A particular form of American Evangelicalism developed in the 1920s to combat the secular culture after World War I, during the Roaring Twenties with its jazz age Gatsby morality. From 1890-1920 over 20,000,000 people, mostly Roman Catholic Europeans, immigrated into the major American cities. These new immigrants brought an end to the Victorian morals with their gambling and their bootlegging alcohol drinking during the Prohibition era. The League of Nations and the growth of international communism were other factors. Most fundamentalists were against the scriptural criticism of Protestant liberalism and the various other modernism trends. They feared losing their world, because others were aggressively posing a threat to their traditions. This was an apocalyptic view of history, where the past was great, the present cloudy and the future assured.
The Protestant principle testifies to God’s sovereignty against human endeavors. Continually Protestants remind us not to absolute the relative. God is beyond nature and history. For many Protestants, the Bible is the ultimate source of truth, the living word of God. On the other hand, dogma, sacraments, and church are at the heart of Catholic belief. Protestants do not grant papal infallibility, preferring to rely on the corrections of the Holy Spirit. You need to continually protest against something.
Dispensationalists interpret all history in terms of the Bible with 7 different 1,000-year eras. The final era will be the “rapture,” which has been variously interpreted by a number of fundamentalists. This apocalyptic view thinks in terms of the final victory of Christ and the conversion of Jews. They are millennium people. There will be 1,000 years until the last Judgment. Their favorite books of the Bible are Book of Daniel and the Book of Revelation.
All the four historical canonical gospel stories have passion narratives with different perspectives within the four accounts. These gospel stories are a mix of history, facts, and interpretations that represents the true experience of the early Christian followers of Jesus, the primitive Christian community. The gospels contain history remembered, but this history includes an interpretation. In a certain sense, this is prophecy historicized. For the followers of Christ, the Jesus story is a true story that represents something that happened in our world.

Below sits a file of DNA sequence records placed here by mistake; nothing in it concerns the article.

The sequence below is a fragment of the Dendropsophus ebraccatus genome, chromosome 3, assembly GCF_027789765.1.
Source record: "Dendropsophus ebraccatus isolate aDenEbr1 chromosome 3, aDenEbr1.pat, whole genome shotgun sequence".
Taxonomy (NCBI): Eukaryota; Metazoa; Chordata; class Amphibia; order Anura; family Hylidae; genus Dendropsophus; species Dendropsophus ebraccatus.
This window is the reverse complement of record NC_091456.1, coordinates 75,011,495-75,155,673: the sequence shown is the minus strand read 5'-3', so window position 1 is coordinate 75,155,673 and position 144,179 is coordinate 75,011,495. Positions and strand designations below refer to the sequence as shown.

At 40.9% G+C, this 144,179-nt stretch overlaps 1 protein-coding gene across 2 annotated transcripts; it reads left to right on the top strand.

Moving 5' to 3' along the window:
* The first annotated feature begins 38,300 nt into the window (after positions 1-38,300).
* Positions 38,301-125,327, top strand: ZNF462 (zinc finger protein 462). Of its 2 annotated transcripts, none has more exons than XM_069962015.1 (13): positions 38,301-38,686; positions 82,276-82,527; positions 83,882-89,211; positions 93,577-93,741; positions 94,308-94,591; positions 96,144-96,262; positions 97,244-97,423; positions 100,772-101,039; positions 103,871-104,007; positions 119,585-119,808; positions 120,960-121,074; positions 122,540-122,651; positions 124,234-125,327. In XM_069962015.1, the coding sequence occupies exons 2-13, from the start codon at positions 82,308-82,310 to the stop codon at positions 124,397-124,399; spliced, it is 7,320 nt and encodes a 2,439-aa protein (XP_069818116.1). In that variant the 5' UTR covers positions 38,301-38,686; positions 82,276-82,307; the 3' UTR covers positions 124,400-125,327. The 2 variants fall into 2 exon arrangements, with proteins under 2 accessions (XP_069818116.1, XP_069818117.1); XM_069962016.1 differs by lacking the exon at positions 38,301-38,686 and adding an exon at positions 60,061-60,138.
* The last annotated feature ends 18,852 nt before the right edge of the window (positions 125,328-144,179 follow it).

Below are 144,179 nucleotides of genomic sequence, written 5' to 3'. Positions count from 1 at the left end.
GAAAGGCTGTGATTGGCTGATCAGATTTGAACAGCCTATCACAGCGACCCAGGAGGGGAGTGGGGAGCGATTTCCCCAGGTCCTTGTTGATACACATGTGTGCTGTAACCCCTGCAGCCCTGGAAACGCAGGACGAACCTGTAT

In what sense are these biblical books literal interpretations of what was happening? History means different things to differ people. History is always an interpretation. In fact, our concept of what is history is always changing. The result is that a literal interpretation means that you have to understand what they were trying to say about God, not the incidentals surrounding the events. The idea of footnoting has become a general practice that was not known over a thousand years ago. History sometimes refers to a good story. Even in our own lifetime we can still argue about the events surrounding the death of President John Kennedy or the victims at the OJ Simpson house. Thus, it does not seem out of place to question events that supposedly took place either pre-historically or thousands of years ago. They did not have to happen exactly as detailed by men writing about them years after the described events.
“On that day,
Yahweh will extend his hand
Yet a second time.
He wanted to recover
The remnant that is left
Of his people,
And from the coastlands of the sea.”